Keywords: inter-organizational trust, willingness to rely on trust, trustworthiness, contractual safeguards, international joint ventures, business partnerships, international business
    Date: 2009–07–13
  8. By: Boschini, Anne (Dept. of Economics, Stockholm University); Muren, Astri (Dept. of Economics, Stockholm University); Persson, Mats (Institute for International Economic Studies)
    Abstract: Several experimental studies on altruism have found women to be more generous than men. We investigate whether observed gender gaps in generosity can be explained by experimental setting, where some settings are more conducive than others to activating gender identity and social norms. In a dictator game we study priming along two dimensions: 1) some subjects enter their gender on the first page of the questionnaire (Pre) while others enter their gender on the last page (Post) and 2) some subjects are seated in single-sex rooms (Homogeneous) while others are seated in gender-mixed rooms (Mixed). It turns out that gender differences occur (women are more generous than men) only for the combination Pre and Mixed. The effect is driven by males: men are sensitive to priming, while women are not.
    Keywords: Gender roles; social norms; altruism; generosity; dictator game; priming
    JEL: C91 D64 J16
    Date: 2009–07–25
  9. By: Fioretti, Guido
    Abstract: This paper provides a general overview of theories and tools to model individual and collective decision-making. In particular, stress is laid on the interaction of several decision-makers. A substantial part of this paper is devoted to utility maximization and its application to collective decision-making, Game Theory. However, the pitfalls of utility maximization are thoroughly discussed, and the radically alternative approach of viewing decision-making as constructing narratives is presented with its emerging computational tools.
    Keywords: Interactions; Collective Decision-Making
    JEL: C79 D79
    Date: 2009–08–10
  10. By: Jim Engle-Warnick; Julie Héroux; Claude Montmarquette
    Abstract: We elicit subjects’ willingness to pay to reduce future risk. In our experiments, subjects are given a cash endowment and a risky lottery. They report their willingness to pay to exchange the risky lottery for a safe one. Subjects play the lottery either immediately, eight weeks later, or twenty-five weeks later. Thus, both the lottery and the future are sources of uncertainty in our experiments. In two additional treatments, we control for future uncertainty with a continuation probability, constant and independent across periods, that simulates the chances of not returning to play the lottery after eight and twenty-five periods. We find evidence for present bias in both the time-delay sessions and the continuation probability sessions, suggesting that this bias robustly persists in environments including both risk and future uncertainty, and suggesting that the stopping rule may be a tool to continue study in this area without the need to delay payments into the future. <P>Nous mesurons la volonté des participants de payer pour réduire les risques futurs. Au cours de nos séances expérimentales, les participants reçoivent une dotation en espèces et une loterie risquée. Ils signalent leur volonté de payer pour échanger la loterie risquée pour une loterie moins risquée. Les participants jouent à la loterie soit immédiatement, ou huit semaines plus tard, ou vingt-cinq semaines plus tard. Ainsi, dans ces expériences, la loterie et le futur forment deux sources d'incertitude. Lors de deux traitements additionnels, nous contrôlons l'aspect incertain de l'avenir avec une probabilité de continuation, constante et indépendante à travers les périodes, qui simule les chances de ne pas revenir jouer à la loterie après huit et vingt-cinq périodes. Nous avons trouvé des preuves d'un biais pour le présent à la fois dans les séances avec un délai temporel, que dans les séances avec une probabilité de continuation, ce qui suggère que cette tendance persiste avec vigueur dans les environnements comprenant de l'incertitude provenant à la fois du risque et du futur. Ceci suggère que cette règle d'arrêt peut constituer un outil efficace pour étudier ce domaine sans la nécessité de retarder les paiements dans le futur.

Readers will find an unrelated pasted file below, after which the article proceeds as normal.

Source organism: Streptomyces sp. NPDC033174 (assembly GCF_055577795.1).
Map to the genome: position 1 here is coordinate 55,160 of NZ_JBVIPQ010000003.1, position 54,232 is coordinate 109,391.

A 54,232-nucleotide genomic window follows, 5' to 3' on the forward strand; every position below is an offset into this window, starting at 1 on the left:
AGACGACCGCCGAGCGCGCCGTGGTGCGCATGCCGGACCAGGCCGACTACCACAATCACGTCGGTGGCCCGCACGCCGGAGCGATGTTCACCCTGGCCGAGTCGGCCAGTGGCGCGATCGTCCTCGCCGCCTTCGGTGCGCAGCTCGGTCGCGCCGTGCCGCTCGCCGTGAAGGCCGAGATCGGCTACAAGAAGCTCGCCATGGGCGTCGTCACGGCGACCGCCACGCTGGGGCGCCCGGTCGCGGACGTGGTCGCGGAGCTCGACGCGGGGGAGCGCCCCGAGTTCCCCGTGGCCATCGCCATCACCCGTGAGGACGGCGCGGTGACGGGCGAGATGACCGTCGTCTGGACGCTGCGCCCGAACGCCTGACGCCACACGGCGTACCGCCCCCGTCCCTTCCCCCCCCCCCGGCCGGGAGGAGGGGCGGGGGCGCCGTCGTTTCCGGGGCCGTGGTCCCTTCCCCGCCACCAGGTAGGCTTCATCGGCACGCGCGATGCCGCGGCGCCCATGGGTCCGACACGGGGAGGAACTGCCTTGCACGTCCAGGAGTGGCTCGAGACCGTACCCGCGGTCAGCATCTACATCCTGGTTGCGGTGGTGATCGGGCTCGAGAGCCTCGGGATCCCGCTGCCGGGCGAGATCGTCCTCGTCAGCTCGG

Keywords: Hyperbolic discounting, uncertainty, risk, experiments , escompte hyperbolique, incertitude, risque, expériences
    JEL: C91 D81
    Date: 2009–08–01
  11. By: Li, Lingfang (Ivy)
    Abstract: This paper uses data collected from eBay's website to identify why buyers fail to leave (negative) feedback in online markets. Empirical results con¯rm that the fear of retaliation may be an important motivation for buyers not to leave (negative) feedback, while the time and effort cost of reporting may be not.
    Keywords: reputation; feedback; asymmetric information
    JEL: L81 L86
    Date: 2008–11

This nep-cbe issue is ©2009 by Marco Novarese. It is provided as is without any express or implied warranty. It may be freely redistributed in whole or in part for any purpose. If distributed in part, please include this notice.